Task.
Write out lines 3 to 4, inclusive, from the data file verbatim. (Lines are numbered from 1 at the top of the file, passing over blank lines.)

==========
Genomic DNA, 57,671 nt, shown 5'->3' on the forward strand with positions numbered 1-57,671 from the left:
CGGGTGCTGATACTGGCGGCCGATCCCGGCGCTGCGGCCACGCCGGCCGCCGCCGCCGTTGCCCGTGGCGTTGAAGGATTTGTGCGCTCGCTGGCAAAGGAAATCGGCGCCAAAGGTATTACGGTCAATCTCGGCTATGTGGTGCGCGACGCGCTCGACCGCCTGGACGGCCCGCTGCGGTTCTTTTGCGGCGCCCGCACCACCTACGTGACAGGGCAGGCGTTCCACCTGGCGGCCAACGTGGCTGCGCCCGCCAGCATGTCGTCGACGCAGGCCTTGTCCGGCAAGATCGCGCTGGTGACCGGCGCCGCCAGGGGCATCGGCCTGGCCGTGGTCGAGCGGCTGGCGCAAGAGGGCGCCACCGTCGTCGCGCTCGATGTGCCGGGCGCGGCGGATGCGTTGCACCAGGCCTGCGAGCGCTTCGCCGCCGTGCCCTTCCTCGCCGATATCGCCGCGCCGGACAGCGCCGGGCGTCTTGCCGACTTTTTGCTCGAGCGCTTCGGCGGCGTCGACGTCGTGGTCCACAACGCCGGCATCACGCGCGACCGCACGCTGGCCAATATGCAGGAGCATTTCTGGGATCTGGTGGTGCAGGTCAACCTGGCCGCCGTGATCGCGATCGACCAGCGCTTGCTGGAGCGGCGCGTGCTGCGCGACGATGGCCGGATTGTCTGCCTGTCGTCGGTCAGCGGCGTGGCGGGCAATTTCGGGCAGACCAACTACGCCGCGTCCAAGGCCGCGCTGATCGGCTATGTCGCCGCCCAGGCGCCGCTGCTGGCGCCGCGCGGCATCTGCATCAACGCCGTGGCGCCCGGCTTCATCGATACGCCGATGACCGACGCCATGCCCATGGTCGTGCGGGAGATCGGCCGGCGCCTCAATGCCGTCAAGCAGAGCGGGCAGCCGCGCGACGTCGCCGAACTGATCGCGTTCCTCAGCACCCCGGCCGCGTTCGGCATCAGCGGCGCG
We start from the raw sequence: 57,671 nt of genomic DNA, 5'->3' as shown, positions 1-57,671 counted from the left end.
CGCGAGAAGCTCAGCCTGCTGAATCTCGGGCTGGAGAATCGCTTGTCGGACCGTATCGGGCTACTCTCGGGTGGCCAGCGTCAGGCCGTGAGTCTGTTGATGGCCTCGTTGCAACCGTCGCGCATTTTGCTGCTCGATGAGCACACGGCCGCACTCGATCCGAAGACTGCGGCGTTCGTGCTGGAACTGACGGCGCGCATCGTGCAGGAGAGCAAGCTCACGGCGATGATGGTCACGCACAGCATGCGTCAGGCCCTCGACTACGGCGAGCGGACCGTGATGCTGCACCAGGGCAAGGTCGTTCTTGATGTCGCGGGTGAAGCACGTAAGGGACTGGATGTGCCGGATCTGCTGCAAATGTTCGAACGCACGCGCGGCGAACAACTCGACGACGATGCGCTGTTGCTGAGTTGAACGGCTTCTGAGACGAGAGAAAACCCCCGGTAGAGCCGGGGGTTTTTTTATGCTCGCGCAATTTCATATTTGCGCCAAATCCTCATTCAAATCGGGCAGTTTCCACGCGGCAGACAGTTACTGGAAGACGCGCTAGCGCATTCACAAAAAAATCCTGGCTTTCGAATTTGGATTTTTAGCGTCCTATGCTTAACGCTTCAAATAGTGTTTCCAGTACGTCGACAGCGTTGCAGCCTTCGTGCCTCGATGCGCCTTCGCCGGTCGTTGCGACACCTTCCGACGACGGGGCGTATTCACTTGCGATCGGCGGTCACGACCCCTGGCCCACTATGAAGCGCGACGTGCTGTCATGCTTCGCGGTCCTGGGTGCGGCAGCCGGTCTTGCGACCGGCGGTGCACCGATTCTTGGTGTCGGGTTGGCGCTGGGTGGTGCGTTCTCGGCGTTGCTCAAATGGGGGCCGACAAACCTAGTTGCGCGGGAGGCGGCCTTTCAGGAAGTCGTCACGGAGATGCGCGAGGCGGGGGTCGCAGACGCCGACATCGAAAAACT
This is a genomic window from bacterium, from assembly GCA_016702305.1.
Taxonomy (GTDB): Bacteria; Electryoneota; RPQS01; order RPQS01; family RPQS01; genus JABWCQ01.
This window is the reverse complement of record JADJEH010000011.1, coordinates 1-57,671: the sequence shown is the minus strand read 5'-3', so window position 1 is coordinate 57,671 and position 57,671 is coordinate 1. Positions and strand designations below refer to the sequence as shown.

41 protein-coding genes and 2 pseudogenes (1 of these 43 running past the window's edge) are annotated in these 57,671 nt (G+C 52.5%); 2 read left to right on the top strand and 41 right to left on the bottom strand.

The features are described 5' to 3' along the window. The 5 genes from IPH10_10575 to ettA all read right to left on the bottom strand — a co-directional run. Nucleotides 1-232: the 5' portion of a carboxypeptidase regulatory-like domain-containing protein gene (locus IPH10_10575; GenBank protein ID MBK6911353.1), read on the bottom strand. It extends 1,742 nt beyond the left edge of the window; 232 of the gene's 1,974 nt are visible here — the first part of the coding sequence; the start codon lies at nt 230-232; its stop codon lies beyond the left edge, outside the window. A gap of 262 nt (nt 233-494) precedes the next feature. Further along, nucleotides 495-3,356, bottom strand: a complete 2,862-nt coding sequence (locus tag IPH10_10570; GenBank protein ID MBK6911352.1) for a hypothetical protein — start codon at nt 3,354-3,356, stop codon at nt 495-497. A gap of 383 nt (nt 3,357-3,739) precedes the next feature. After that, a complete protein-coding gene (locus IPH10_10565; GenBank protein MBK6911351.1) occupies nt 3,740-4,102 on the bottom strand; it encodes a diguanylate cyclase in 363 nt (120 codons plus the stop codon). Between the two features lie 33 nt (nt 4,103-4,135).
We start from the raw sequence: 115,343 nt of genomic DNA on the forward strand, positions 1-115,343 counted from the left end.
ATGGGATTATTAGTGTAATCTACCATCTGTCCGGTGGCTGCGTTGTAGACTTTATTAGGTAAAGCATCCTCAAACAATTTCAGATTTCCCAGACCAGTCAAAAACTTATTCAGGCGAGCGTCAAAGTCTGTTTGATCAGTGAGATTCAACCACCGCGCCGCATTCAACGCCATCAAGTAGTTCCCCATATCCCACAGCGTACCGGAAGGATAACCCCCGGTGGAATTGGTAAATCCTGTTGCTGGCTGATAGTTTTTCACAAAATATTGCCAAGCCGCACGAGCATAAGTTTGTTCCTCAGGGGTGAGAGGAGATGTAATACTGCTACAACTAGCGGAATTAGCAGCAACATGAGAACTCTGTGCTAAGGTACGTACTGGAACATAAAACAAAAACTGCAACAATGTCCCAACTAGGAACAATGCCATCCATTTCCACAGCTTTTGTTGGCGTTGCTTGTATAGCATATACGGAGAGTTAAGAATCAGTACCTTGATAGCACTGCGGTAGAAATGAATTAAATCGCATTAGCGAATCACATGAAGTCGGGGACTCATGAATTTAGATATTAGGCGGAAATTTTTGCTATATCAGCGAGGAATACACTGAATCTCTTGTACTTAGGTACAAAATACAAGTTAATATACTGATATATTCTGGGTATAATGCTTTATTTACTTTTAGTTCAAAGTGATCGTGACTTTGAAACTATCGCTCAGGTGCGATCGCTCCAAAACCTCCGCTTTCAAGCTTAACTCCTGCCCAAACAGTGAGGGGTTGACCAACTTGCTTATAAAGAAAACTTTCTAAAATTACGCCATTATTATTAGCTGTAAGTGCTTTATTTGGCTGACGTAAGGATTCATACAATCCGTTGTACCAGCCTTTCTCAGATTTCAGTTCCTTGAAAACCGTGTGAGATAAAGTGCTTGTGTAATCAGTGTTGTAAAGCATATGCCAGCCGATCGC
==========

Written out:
We start from the raw sequence: 57,671 nt of genomic DNA, 5'->3' as shown, positions 1-57,671 counted from the left end.
CGCGAGAAGCTCAGCCTGCTGAATCTCGGGCTGGAGAATCGCTTGTCGGACCGTATCGGGCTACTCTCGGGTGGCCAGCGTCAGGCCGTGAGTCTGTTGATGGCCTCGTTGCAACCGTCGCGCATTTTGCTGCTCGATGAGCACACGGCCGCACTCGATCCGAAGACTGCGGCGTTCGTGCTGGAACTGACGGCGCGCATCGTGCAGGAGAGCAAGCTCACGGCGATGATGGTCACGCACAGCATGCGTCAGGCCCTCGACTACGGCGAGCGGACCGTGATGCTGCACCAGGGCAAGGTCGTTCTTGATGTCGCGGGTGAAGCACGTAAGGGACTGGATGTGCCGGATCTGCTGCAAATGTTCGAACGCACGCGCGGCGAACAACTCGACGACGATGCGCTGTTGCTGAGTTGAACGGCTTCTGAGACGAGAGAAAACCCCCGGTAGAGCCGGGGGTTTTTTTATGCTCGCGCAATTTCATATTTGCGCCAAATCCTCATTCAAATCGGGCAGTTTCCACGCGGCAGACAGTTACTGGAAGACGCGCTAGCGCATTCACAAAAAAATCCTGGCTTTCGAATTTGGATTTTTAGCGTCCTATGCTTAACGCTTCAAATAGTGTTTCCAGTACGTCGACAGCGTTGCAGCCTTCGTGCCTCGATGCGCCTTCGCCGGTCGTTGCGACACCTTCCGACGACGGGGCGTATTCACTTGCGATCGGCGGTCACGACCCCTGGCCCACTATGAAGCGCGACGTGCTGTCATGCTTCGCGGTCCTGGGTGCGGCAGCCGGTCTTGCGACCGGCGGTGCACCGATTCTTGGTGTCGGGTTGGCGCTGGGTGGTGCGTTCTCGGCGTTGCTCAAATGGGGGCCGACAAACCTAGTTGCGCGGGAGGCGGCCTTTCAGGAAGTCGTCACGGAGATGCGCGAGGCGGGGGTCGCAGACGCCGACATCGAAAAACT